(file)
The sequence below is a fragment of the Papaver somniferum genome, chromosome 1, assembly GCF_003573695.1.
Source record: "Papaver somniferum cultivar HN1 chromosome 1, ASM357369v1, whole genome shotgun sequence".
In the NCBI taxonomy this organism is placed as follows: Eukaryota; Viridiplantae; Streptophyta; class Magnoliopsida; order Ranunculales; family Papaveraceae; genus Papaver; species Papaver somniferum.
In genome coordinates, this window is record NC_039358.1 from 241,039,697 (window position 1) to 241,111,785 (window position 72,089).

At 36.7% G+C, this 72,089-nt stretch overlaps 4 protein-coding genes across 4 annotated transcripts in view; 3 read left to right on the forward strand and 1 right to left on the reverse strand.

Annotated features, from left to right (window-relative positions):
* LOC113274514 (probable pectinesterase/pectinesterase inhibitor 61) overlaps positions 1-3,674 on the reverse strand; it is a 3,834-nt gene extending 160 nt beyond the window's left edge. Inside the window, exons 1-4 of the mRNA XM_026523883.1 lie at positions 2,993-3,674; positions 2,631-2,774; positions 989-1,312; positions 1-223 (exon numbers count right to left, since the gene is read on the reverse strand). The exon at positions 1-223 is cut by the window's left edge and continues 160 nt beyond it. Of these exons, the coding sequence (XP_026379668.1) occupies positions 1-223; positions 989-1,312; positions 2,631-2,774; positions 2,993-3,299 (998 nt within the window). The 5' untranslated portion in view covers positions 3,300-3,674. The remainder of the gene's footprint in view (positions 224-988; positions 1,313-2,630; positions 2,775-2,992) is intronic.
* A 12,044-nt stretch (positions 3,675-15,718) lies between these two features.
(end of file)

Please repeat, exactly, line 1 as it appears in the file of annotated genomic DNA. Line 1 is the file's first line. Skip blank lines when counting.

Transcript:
The sequence below is a fragment of the Papaver somniferum genome, chromosome 1, assembly GCF_003573695.1.